It is conceivable that India concluded that U.S. restrictions on technology sharing are not worth the hassle, Christensen suggests. Although the United States wanted India to buy its fighter jets, it was “putting strings on those sales” that would have curtailed India’s ability to upgrade components, software or sensors, or collaborate with other countries, he says. If India had picked a U.S. aircraft, ITAR would have "restricted them in their ability to move forward with that platform.”
On a smaller scale, the same problem affects U.S. suppliers of less flashy products such as surveillance, law-enforcement and border protection technology, says Christensen. “I know small firms that feel the pain of commercial customers saying that they like the U.S. product but they can’t live with the restrictions and the overhead that goes with ITAR controls.”
The consequences for U.S. competitiveness are significant, he says. “The market is changing. Other countries are developing good technology.” The time has passed when only the U.S., U.K., France or Germany were viable supplies of advanced hardware, he adds. “Technology is now available from Russia, China and Israel, countries that are tend to place fewer restrictions” on transfers.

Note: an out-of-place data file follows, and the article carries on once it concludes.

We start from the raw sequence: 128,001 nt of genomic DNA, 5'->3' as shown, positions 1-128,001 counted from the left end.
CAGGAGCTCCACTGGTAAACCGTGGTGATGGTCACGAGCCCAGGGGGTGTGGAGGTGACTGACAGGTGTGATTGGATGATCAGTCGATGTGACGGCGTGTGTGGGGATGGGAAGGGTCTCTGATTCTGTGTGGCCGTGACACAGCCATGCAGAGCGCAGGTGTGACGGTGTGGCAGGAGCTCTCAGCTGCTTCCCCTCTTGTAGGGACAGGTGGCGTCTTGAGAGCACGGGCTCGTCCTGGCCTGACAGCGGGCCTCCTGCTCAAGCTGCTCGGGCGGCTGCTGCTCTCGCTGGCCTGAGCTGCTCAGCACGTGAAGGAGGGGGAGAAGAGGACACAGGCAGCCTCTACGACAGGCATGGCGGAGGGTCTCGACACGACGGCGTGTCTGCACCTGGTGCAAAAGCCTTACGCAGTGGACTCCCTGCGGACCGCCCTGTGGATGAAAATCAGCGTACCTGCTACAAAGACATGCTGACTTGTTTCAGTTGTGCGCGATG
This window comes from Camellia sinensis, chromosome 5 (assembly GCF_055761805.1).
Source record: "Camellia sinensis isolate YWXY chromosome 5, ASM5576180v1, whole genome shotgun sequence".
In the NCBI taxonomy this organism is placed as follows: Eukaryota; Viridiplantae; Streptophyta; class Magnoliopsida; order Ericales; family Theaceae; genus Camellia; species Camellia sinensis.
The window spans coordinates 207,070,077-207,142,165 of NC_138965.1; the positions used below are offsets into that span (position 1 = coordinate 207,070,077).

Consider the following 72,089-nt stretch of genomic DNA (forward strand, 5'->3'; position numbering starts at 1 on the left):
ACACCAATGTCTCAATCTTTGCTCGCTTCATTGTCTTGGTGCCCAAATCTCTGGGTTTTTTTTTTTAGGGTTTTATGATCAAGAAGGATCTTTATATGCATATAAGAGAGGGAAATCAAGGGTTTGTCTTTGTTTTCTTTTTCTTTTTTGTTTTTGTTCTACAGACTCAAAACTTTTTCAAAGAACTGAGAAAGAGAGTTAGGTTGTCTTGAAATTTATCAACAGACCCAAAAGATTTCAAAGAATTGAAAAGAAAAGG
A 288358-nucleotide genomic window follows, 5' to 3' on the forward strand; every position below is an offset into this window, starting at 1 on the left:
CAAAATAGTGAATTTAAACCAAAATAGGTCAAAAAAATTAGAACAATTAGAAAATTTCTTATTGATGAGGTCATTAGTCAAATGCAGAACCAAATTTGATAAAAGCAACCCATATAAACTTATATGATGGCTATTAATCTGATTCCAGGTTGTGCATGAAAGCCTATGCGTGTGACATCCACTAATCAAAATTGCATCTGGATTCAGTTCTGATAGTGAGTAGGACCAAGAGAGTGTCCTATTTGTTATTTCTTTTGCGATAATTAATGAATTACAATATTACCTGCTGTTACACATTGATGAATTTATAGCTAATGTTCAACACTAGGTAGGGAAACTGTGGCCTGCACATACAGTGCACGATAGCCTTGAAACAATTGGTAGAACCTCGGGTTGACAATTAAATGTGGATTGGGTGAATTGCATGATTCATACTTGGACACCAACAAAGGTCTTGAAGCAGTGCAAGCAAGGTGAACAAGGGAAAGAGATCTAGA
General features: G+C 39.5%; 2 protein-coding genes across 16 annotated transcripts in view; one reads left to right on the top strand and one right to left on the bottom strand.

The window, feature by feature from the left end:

Christensen points out that the Obama administration is taking meaningful steps to reforming ITAR to boost U.S. industry. “I believe that there is significant movement,” he says. Hundreds of government officials currently are busy redrafting regulations,” he says. “It’s a long arduous task, and I’m glad they’re taking the time to do it right.”
Despite the Indian loss, U.S. arms are still hot sellers. The Pentagon is projecting arms sales to foreign buyers to exceed $46 billion in fiscal year 2011. Demand for U.S. weaponry is “higher than ever,” according to Richard A. Genaille Jr., deputy director of the Defense Security Cooperation Agency. DSCA currently oversees a $330 billion portfolio of foreign military sales to 220 countries and international organizations.
At an industry conference in April, Genaille discussed efforts by the administration to increase foreign military sales as a means to court allies and boost Third World countries’ internal security. The goal is to revamp how the U.S. government manages international arms sales so it can be more “anticipatory” of future needs and more responsive to foreign allies’ requests.
The Obama administration, which regards weapon exports as a vehicle for bolstering the U.S. economy, believes that current methods for managing arms sales are too reactive, rather than proactive, he said. “It’s hard to be responsive when our system is geared to wait for a ‘letter of request’ from a country and then take action.”